ABCD: Rest of the West

The west definitely made its mark at ABCD, with 9 of the 30 players in the Senior All-Star game from California. After giving you a look at the some of the west coasters yesterday, here's a look at the rest, including juniors Mario Chalmers and Marcus Williams, and frosh phenom Taylor King...

It was a bit different turnout for west coast players at the Adidas ABCD Camp than it was at the Nike All-American Camp.

While Nike had 19 west coast players participating, ABCD had 32.  Plus, there were seven west coast kids in addition to that participating in the camp that are prep schoolers. 

The west coast was truly well-represented, particularly the state of California.  In the senior all-star game, 9 players of the 30 total were from California. The writer for the Long Beach Press Telegram, Louis Johnson, called ABCD "Camp California."

We wrote yesterday about the west coasters that stood out.  Those assessments of their games still stand, so we'll supplement that report with one here that provides a rundown of the rest of the west coast players at ABCD.

But first, there are some addendums to those players we mentioned in the first report from Friday:

Arron Afflalo ended his effort by leading the entire camp in scoring, with an average of 17.8 points a game.  It was slightly skewed since a few players who were ahead of him in scoring average - DeMarcus Nelson and Andre McGee among them - decided not to participate in their last competitive game, which lowered their scoring average.  It's safe to say, though, that those three west coast players, Afflalo, Nelson and McGee, would have been three of the top four scorers in the camp for the week. In fact, six of the top ten scorers in the camp were from the west, including preppers Jared Dudley and Richard Roby, and Robert Swift.

The west coast seniors that participated in the all-star game were: Afflalo, Nelson, Swift, Gabe Pruitt, Tim Pierce, Bryce Taylor, and preppers Dudley and Robey.  The west coasters that played in the underclass all-star game were:  McGee, Mario Chalmers, Dior Lowhorn, and Taylor King.

So, here's a look at the remainder of the west coast players at ABCD that we didn't mention in yesterday's article:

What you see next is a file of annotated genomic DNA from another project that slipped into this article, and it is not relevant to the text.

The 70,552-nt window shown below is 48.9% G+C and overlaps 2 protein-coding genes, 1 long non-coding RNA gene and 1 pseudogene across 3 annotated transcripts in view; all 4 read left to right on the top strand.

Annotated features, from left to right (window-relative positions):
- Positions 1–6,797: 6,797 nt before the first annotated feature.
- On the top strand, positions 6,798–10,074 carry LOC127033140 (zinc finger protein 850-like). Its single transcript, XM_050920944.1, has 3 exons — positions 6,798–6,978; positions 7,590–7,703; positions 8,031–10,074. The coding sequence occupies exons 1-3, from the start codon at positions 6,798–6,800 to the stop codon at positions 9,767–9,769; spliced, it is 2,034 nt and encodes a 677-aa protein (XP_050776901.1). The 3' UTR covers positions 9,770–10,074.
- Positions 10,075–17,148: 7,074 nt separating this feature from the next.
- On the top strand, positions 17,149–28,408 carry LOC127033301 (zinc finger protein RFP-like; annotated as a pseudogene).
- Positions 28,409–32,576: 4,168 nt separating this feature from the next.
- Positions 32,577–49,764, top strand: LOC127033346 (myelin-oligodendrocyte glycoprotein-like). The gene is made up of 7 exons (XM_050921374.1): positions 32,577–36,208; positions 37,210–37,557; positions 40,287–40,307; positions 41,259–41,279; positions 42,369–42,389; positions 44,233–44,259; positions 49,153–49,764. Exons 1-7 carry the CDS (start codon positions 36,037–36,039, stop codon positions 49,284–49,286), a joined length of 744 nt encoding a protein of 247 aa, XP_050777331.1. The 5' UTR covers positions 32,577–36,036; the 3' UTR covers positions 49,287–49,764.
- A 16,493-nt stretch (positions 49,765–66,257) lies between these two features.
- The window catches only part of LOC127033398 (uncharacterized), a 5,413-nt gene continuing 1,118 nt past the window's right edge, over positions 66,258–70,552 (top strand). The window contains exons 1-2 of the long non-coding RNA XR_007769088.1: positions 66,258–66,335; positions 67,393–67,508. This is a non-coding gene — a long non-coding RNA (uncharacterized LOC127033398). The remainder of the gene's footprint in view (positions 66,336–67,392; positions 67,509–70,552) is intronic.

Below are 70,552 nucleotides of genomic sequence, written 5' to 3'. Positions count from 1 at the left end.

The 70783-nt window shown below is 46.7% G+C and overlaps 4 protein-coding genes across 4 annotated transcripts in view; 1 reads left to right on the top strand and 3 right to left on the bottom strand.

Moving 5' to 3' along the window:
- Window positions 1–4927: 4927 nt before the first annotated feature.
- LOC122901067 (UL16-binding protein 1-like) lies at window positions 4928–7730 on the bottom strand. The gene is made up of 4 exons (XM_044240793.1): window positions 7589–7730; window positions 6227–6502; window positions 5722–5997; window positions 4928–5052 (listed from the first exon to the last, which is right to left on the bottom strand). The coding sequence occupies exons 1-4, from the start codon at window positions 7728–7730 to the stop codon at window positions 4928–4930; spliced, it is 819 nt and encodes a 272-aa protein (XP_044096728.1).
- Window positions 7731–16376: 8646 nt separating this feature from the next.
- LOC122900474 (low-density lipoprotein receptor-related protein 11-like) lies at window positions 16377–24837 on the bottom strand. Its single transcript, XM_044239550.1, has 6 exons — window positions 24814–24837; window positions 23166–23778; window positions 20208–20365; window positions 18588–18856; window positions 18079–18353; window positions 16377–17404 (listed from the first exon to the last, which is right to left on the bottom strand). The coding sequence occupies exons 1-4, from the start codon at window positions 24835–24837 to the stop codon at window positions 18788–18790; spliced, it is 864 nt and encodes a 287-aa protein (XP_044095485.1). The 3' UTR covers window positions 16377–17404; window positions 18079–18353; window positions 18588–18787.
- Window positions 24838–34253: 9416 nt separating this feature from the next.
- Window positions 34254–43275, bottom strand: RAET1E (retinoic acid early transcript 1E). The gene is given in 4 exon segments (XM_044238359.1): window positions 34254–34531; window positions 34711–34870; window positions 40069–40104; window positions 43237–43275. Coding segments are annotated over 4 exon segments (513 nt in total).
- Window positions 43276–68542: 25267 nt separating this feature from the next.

Bryce Taylor, 6-4 SR SG, Studio City (Calif.) Harvard-Westlake.  He averaged 10.6 points a game for the week, which was very good. In a year when there weren't great shooters at the camp, Taylor had to be among the best pure shooters in attendance.   In the senior all-star game, where he scored 8 points, 4 rebounds and made two of three threes.

Tim Pierce, Oakland (Calif.) Hercules. In the senior all-star game where he had 14 points, 4 rebounds and was 2 of 7 from three. For the week he had 9.6 points a game.  He showed off his hops quite often; in fact, in one game, he threw down three alley-oop dunks. 

Curtis Allen, 6-4 SR SG, Palos Verdes Peninsula (Calif.) Rolling Hills Prep. He had a good week, shooting the ball well, and averaging 11.3 points a game. He's continuing to refine his game, utilize a mid-range shot and play under control, which has increased his effectiveness.  Pac-10ers are interested and a recruiting update is forthcoming.

Dwight O'Neil, 6-2 SR SG, Fresno (Calif.) Washington Union. O'Neil looked solid here, scoring with his athleticism, which is the thing to do at this camp.  But he played hard, and was active, leading him to score 12.4 a game.  He's solidified as a mid-major. 

Matt Sargeant, 6-3 SR SG, Huntington Beach (Calif.) Ocean View.  Among the better athletes here he sometimes got lost, but he had stretches in games that were impressive. On the last day he must have hit four or five threes in a row and score close to 20 points in a game. He was running the point here quite a bit, but is better as a catch and shoot guy.  He'll probably continue to get low- to mid-major looks. 

Lyndale Burleson, 6-2 SR PG, Seattle (Wash.) Franklin.  Burleson still has the look physically of a player, but is caught between positions. He's trying to make a go of being a point guard, but doesn't yet have the mentality, and he can't score well enough to be a shooting guard. He, though, is improving in running an offense from the point, and tried to do it in this camp environment, which is an accomplishment in itself.  He's a low-major at this point.

Hector Hernandez, 6-8 SR SF/PF, Denver (Col.) Lincoln.  Hernandez was limited here by his lack of athleticism, being overwhelmed sometimes by the better athletes he was facing. But his skill level is still impressive, as is his energy.  He's probably a mid-major at this point.

Quentin Thomas, 6-2 SR PG, Oakland (Calif.) Tech.  He had scouts shaking their collective heads for the week. He showed flashes of greatness at the point here, but then looked very raw and out of sorts. Again, it's hard to determine much from this loose of a camp environment, but it's pretty clear that he'll have to step up his level of play this July for the high-majors that have been recruiting him to move on him.

Marcus Lewis, 6-7 SR PF, Long Beach (Calif.) Poly. Lewis looked good here, among the top 10-15 rebounders in the camp, averaging 6.3 a game, while also scoring 8.6 a game. He was shut down at times in the post, but when he stepped out and opened it up a bit, taking defenders with a short dribble, he showed good quickness and was effective. He certainly helped his stock as a solid mid-major with a tinge of high-major.